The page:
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Enduring Powers of Attorney

[NB Enduring Powers of Attorney have been replaced by Lasting Powers. Many Enduring Powers cotinue in effect, but no new ones can be created] A power of attorney gives to somebody else the power to sign your name for you. It is a simple idea, but has important and complicated issues. We try to keep this law-byte short and understandable, but it is a difficult topic. If you have questions, please do ask us.

Powers of attorney become more useful as we grow older. We may lose some mobility, but we may [any of us] also lose the ability to direct our affairs properly from day to day. Bluntly, we may become incapable of managing our affairs. It is ideal in these situations to appoint somebody you trust, who knows you, and what you want, to sign for you.

Sadly, and just at the time when a power of attorney becomes needed, when a person becomes incapable of managing his own affairs, an ordinary power of attorney becomes ineffective. There is now, a special kind of power called an "Enduring Power of Attorney", which remains valid when the person who made it, would be unable through mental incapacity, to act himself.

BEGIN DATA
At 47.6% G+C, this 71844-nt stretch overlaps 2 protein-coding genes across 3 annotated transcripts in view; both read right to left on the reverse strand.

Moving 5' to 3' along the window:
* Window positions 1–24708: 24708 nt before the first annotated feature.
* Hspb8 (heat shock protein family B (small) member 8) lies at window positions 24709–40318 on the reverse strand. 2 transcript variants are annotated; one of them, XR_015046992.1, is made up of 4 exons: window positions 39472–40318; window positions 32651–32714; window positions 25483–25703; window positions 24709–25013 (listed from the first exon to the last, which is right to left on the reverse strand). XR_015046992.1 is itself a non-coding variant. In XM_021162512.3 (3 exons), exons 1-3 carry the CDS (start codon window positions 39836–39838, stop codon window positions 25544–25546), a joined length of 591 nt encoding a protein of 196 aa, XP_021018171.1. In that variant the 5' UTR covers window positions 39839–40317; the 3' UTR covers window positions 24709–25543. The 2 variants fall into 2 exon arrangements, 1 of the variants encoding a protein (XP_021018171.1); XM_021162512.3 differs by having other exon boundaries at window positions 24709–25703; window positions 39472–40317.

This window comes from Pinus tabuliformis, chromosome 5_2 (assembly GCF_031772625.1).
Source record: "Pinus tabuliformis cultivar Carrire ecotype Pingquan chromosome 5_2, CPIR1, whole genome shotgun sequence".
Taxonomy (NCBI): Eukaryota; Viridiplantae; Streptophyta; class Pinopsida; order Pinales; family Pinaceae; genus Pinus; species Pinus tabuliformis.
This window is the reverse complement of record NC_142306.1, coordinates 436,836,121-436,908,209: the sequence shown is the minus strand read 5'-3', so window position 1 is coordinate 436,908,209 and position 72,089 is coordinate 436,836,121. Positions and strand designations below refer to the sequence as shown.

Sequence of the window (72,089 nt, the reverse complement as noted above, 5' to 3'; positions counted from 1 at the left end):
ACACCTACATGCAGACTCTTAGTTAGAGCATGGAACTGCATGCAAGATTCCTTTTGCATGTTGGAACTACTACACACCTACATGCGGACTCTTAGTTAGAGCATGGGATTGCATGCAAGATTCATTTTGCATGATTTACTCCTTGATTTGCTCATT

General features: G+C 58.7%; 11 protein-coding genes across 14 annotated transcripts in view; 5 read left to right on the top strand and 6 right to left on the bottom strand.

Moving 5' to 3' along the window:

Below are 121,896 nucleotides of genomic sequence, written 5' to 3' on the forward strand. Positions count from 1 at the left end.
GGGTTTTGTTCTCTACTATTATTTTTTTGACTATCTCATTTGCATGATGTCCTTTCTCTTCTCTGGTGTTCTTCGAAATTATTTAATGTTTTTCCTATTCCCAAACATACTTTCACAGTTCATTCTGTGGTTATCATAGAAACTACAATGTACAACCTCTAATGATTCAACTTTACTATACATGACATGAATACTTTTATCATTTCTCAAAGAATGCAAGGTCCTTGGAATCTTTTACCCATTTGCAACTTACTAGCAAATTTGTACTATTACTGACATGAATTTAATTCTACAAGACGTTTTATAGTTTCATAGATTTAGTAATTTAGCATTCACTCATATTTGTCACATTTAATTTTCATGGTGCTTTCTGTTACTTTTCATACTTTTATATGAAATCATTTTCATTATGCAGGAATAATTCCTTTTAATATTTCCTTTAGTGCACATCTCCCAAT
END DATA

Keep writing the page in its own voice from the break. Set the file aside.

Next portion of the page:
Enduring Powers of Attorney must be signed before the problem arises. It can be difficult, to face the possibility of becoming mentally incapable, but it makes sense to do so. If a person becomes mentally incapable, and no enduring power exists, then someone, often a relative or someone from Social Services, must apply to court to be appointed by the Court of Protection. An application to appoint a receiver is more complicated and expensive, than signing a power and registering it at court.

However useful a power may be, it is important that the person who is giving the power should feel under no pressure. It places tremendous faith in somebody else. It must only be done quite freely, and with a full understanding of the implications. We will always check that this is what you want.

Again, this is a very complicated area, and we cannot do justice to it in one page. We are happy to talk to you about it. You need only ring us, or make an appointment.

Important: Please note that our law-bytes are retained for archival purposes only. The law changes, and these notes are often, now, out of date. You must take direct advice on your own personal situation and the law as it currently stands.
All information on this site is in general and summary form only. The content of any page on this site may be out of date and or incomplete, and you should not not rely directly upon it. Take direct professional legal advice which reflects your own particular situation.
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Copyright and Database Rights: David Swarbrick 2012
18 October 2013 346 18 October 2013